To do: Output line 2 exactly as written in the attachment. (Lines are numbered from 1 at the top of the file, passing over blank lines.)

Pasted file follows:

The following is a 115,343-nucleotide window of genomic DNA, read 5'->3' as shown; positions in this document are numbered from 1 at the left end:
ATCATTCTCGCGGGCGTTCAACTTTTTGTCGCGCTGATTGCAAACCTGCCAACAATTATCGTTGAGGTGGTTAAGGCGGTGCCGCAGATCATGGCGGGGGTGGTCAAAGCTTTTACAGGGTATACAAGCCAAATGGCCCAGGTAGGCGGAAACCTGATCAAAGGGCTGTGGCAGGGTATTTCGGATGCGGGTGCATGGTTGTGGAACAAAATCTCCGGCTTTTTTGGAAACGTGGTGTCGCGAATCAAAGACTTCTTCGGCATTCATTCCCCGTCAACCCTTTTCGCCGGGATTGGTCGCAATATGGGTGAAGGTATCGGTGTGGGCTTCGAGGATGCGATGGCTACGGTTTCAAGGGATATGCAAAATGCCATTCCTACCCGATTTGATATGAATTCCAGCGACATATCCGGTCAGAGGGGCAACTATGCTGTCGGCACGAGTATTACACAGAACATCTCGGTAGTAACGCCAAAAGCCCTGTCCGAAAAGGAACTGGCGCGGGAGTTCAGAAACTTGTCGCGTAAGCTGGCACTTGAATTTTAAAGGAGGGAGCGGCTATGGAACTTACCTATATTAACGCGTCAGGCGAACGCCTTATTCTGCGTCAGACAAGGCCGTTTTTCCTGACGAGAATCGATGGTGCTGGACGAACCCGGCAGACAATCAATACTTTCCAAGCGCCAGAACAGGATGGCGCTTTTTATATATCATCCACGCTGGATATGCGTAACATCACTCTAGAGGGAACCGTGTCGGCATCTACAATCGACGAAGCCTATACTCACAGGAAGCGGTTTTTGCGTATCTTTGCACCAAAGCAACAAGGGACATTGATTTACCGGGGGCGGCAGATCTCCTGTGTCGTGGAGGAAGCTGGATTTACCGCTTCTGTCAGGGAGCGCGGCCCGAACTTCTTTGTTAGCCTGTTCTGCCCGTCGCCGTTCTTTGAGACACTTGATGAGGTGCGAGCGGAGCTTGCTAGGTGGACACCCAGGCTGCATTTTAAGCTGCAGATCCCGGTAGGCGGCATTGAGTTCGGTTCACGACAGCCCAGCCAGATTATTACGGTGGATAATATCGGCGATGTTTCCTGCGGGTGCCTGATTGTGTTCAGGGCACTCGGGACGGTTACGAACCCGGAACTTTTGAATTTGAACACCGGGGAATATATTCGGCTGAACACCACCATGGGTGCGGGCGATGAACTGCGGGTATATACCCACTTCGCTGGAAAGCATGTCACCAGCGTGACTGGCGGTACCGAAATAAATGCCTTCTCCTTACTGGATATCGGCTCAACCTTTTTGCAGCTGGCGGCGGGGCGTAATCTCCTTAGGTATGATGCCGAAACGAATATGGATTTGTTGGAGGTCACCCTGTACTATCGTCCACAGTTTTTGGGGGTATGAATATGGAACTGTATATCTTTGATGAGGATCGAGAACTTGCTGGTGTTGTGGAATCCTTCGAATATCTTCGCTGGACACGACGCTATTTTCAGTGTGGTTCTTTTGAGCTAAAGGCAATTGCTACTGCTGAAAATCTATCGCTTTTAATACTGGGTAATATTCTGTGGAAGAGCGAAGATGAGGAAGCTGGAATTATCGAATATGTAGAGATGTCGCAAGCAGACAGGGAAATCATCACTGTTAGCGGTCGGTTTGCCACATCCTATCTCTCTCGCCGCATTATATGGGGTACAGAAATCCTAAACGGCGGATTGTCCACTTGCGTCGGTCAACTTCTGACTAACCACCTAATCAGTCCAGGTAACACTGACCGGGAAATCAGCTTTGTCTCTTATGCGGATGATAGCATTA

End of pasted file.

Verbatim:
ATCATTCTCGCGGGCGTTCAACTTTTTGTCGCGCTGATTGCAAACCTGCCAACAATTATCGTTGAGGTGGTTAAGGCGGTGCCGCAGATCATGGCGGGGGTGGTCAAAGCTTTTACAGGGTATACAAGCCAAATGGCCCAGGTAGGCGGAAACCTGATCAAAGGGCTGTGGCAGGGTATTTCGGATGCGGGTGCATGGTTGTGGAACAAAATCTCCGGCTTTTTTGGAAACGTGGTGTCGCGAATCAAAGACTTCTTCGGCATTCATTCCCCGTCAACCCTTTTCGCCGGGATTGGTCGCAATATGGGTGAAGGTATCGGTGTGGGCTTCGAGGATGCGATGGCTACGGTTTCAAGGGATATGCAAAATGCCATTCCTACCCGATTTGATATGAATTCCAGCGACATATCCGGTCAGAGGGGCAACTATGCTGTCGGCACGAGTATTACACAGAACATCTCGGTAGTAACGCCAAAAGCCCTGTCCGAAAAGGAACTGGCGCGGGAGTTCAGAAACTTGTCGCGTAAGCTGGCACTTGAATTTTAAAGGAGGGAGCGGCTATGGAACTTACCTATATTAACGCGTCAGGCGAACGCCTTATTCTGCGTCAGACAAGGCCGTTTTTCCTGACGAGAATCGATGGTGCTGGACGAACCCGGCAGACAATCAATACTTTCCAAGCGCCAGAACAGGATGGCGCTTTTTATATATCATCCACGCTGGATATGCGTAACATCACTCTAGAGGGAACCGTGTCGGCATCTACAATCGACGAAGCCTATACTCACAGGAAGCGGTTTTTGCGTATCTTTGCACCAAAGCAACAAGGGACATTGATTTACCGGGGGCGGCAGATCTCCTGTGTCGTGGAGGAAGCTGGATTTACCGCTTCTGTCAGGGAGCGCGGCCCGAACTTCTTTGTTAGCCTGTTCTGCCCGTCGCCGTTCTTTGAGACACTTGATGAGGTGCGAGCGGAGCTTGCTAGGTGGACACCCAGGCTGCATTTTAAGCTGCAGATCCCGGTAGGCGGCATTGAGTTCGGTTCACGACAGCCCAGCCAGATTATTACGGTGGATAATATCGGCGATGTTTCCTGCGGGTGCCTGATTGTGTTCAGGGCACTCGGGACGGTTACGAACCCGGAACTTTTGAATTTGAACACCGGGGAATATATTCGGCTGAACACCACCATGGGTGCGGGCGATGAACTGCGGGTATATACCCACTTCGCTGGAAAGCATGTCACCAGCGTGACTGGCGGTACCGAAATAAATGCCTTCTCCTTACTGGATATCGGCTCAACCTTTTTGCAGCTGGCGGCGGGGCGTAATCTCCTTAGGTATGATGCCGAAACGAATATGGATTTGTTGGAGGTCACCCTGTACTATCGTCCACAGTTTTTGGGGGTATGAATATGGAACTGTATATCTTTGATGAGGATCGAGAACTTGCTGGTGTTGTGGAATCCTTCGAATATCTTCGCTGGACACGACGCTATTTTCAGTGTGGTTCTTTTGAGCTAAAGGCAATTGCTACTGCTGAAAATCTATCGCTTTTAATACTGGGTAATATTCTGTGGAAGAGCGAAGATGAGGAAGCTGGAATTATCGAATATGTAGAGATGTCGCAAGCAGACAGGGAAATCATCACTGTTAGCGGTCGGTTTGCCACATCCTATCTCTCTCGCCGCATTATATGGGGTACAGAAATCCTAAACGGCGGATTGTCCACTTGCGTCGGTCAACTTCTGACTAACCACCTAATCAGTCCAGGTAACACTGACCGGGAAATCAGCTTTGTCTCTTATGCGGATGATAGCATTA